Tag Archives: creation

I’d rather talk about augmented reality

img056

This means something, I promise.

The uncorrected proof of my comic book arrived today. I found a missing quotation mark in the text and none of the italics got set, but I think they already printed the run. No big deal; I knew there would be one typo no matter what. No one can edit themselves. It’s a gorgeous thing, this comic book, otherwise pretty perfect. But I have other feelings about it. Maybe tomorrow. I’m not ready to share yet. Besides, I couldn’t get a decent photo in the available light.

So, I was sitting at my desk searching for inspiration. Like, literally searching. I keep some weird bits in the drawers, all sorts of random tiny materials and pieces of projects, including my magic bottle from exercise 32 of The Trickster’s Hat. Some of the elements had fallen off, maybe 2 years ago, and formed a part of the whimsical detritus of the drawer that I always open in search of a working pen, but which never contains a working pen. And I decided to fix the magic bottle. Yes, I did. I fixed it. Then I improved it a little.

Which got me thinking about Nick Bantok’s method, and how he changed my mind about collage. Collage always seemed too easy to me; they’re fun to make but they don’t require as much talent as other media, in the sense that you’re taking pieces from lots of other people’s work and don’t have to create any of the elements yourself. Just discover them. But going through The Trickster’s Hat requires a lot of collage, with enough variation to demonstrate how magazine scraps can be just as basic an element as paint. Besides that, the way I make my comics is in large part a collage system, even though I redraw the lines myself.

Anyway, by the time the magic bottle was finished it was kind of late and I was still uninspired so I decided to try to create an entire comic from magazine scraps. By the time I finished cutting (old National GeographicSmithsonian, and Atlantic pages) it was way too late to try something else. I think, given more time, I could have produced something a little more cogent, but this does say a few things. I don’t know how successful it is as a comic, but Dave McKean says that any pairing of words and images is a comic, so by that metric it’s a rousing success.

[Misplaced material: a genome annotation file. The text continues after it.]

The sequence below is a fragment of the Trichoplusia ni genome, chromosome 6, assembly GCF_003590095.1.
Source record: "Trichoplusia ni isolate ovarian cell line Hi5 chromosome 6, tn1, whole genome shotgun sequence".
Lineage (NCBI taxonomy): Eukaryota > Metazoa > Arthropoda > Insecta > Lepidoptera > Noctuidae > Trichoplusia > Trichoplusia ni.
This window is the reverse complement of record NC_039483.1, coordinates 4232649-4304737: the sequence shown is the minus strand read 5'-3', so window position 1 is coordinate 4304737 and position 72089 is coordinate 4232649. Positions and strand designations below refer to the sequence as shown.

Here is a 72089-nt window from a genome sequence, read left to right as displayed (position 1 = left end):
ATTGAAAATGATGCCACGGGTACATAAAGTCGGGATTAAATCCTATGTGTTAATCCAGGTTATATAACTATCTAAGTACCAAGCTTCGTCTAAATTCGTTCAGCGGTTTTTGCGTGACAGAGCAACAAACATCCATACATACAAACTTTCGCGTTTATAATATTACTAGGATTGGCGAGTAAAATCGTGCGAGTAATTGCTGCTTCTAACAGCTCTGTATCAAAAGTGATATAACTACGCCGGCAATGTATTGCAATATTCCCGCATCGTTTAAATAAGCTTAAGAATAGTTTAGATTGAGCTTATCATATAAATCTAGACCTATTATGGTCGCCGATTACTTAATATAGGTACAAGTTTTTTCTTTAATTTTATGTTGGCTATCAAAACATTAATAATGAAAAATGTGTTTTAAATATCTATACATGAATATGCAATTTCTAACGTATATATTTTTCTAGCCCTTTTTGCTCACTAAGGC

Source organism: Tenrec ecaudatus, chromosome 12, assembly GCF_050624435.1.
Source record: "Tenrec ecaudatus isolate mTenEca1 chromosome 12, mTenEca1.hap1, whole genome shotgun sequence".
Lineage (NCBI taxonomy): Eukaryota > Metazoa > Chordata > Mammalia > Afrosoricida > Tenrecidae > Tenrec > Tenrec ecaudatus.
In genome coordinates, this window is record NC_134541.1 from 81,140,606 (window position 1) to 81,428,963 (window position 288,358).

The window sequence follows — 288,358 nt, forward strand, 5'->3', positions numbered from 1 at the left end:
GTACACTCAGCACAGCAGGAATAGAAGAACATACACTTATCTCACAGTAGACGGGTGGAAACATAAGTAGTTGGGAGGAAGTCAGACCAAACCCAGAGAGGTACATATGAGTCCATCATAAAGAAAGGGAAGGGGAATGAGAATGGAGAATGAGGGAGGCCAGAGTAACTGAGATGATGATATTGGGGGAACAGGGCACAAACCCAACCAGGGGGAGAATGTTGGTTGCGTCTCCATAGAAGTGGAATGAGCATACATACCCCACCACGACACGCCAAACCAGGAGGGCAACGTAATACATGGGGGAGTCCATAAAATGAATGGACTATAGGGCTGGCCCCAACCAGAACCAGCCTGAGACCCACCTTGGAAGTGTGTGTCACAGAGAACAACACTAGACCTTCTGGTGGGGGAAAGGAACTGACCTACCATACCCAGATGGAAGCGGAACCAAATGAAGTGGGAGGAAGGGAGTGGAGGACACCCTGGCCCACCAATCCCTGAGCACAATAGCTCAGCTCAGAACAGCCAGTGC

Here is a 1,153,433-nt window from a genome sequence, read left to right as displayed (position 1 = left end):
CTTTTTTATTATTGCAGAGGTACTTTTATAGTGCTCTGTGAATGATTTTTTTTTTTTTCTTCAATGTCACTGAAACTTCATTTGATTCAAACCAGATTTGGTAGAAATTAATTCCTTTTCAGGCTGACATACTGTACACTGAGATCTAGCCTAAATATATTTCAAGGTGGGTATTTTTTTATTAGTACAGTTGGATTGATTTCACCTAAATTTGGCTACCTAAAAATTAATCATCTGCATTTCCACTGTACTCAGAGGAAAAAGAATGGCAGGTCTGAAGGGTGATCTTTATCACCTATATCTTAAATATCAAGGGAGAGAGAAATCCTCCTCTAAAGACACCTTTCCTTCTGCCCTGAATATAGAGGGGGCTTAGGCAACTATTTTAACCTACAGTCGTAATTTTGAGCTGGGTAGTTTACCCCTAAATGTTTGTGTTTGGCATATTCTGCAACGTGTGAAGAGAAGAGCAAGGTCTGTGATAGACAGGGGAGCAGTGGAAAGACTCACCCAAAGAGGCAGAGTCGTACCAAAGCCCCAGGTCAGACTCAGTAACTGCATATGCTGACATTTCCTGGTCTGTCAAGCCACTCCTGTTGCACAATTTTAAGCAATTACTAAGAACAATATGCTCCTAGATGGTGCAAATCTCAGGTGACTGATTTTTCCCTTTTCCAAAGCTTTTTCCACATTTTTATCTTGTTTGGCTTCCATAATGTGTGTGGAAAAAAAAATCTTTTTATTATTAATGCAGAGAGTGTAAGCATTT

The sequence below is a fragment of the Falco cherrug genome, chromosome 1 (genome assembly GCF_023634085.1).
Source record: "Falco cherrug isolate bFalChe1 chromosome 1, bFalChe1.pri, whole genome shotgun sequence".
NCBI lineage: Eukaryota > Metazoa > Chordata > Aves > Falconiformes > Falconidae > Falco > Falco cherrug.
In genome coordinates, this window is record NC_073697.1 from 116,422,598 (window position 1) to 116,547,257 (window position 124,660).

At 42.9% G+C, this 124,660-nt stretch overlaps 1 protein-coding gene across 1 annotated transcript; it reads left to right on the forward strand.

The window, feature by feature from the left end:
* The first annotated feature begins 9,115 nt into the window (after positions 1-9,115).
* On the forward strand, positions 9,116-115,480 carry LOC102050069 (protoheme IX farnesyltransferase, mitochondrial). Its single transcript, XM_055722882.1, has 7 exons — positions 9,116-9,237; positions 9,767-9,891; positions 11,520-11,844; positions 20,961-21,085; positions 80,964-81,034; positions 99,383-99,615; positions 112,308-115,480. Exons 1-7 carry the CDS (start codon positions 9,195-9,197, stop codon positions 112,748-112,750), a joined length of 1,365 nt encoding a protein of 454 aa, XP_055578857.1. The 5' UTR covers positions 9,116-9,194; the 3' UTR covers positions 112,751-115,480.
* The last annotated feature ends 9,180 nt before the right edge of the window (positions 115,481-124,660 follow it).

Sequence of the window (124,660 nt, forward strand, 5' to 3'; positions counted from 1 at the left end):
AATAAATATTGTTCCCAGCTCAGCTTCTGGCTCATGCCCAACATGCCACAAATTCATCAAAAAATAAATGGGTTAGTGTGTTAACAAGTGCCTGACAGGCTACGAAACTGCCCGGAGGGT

Dragon Comics 72

Also, attracting, sweet-smelling, and modest. Modesty is a very attractive quality in someone of my obvious talents.

Also, attracting, sweet-smelling, and modest. Modesty is a very attractive quality in someone of my obvious talents.

Being an artist requires a special degree of selfishness. You have to be willing to put your art first, at least some of the time. You have to want to. It’s like being in love. You have to choose it over other things that people might find more exciting. If you are in a relationship with your art, sometimes you’ll leave a party because you’d rather be with your art. Sometimes you will be mentally checked out of your other (human) relationships, because you want to be with your art.

So the first kind of selfishness is the kind where you say, “I choose the act of creation over other activities.” But I’ve also been mulling over this other kind of selfishness, which is the idea that you have to love your art unconditionally. You have to have faith in it within a bubble where no outside criticism penetrates.

That’s the tricky part, of course. When you’re 9 and you don’t know anything, yeah, maybe you can look objectively at what you’ve done and understand that it’s not as good as something else, but at the same time, if you’re in love with your art, you primarily view it subjectively. You have to be in love with the idea that you have created something that represents a mountain, a dragon, and idea. If you are, then you believe in its righteousness, full stop. Other people’s opinions don’t affect yours. You don’t solicit them, and you don’t really care about them when they’re offered, unless they validate your beliefs in the supremacy of your creation.

Criticism creates doubt and halting timidness in creation. Rather than unleashing ideas, you hold them back, anticipating how other people might cut them down. You can’t generate new realities if you feel that what you have to offer the world isn’t going to measure up to the world’s standards.

The question is, how do you maintain that unwavering, childlike understanding of your own inherent greatness while still improving? Can a person accept feedback, even criticism, and integrate it into their understanding, without losing that perfect faith? Is it possible to selfishly embrace the idea that your art is perfect while remaining open to the possibility that it could be more perfect.

Part of me would return to that vacuum, to the solitary act of creation with no followup. Not needing accolades is refreshing. Another part of me has learned that the act of creation is not complete until others have experienced your creation, though. Unread writing, a film without an audience, a painting in the dark, they don’t yet exist. So we’re still working on this balance. Believe you are worthy of worship at the same time that you believe that you can be even worthier.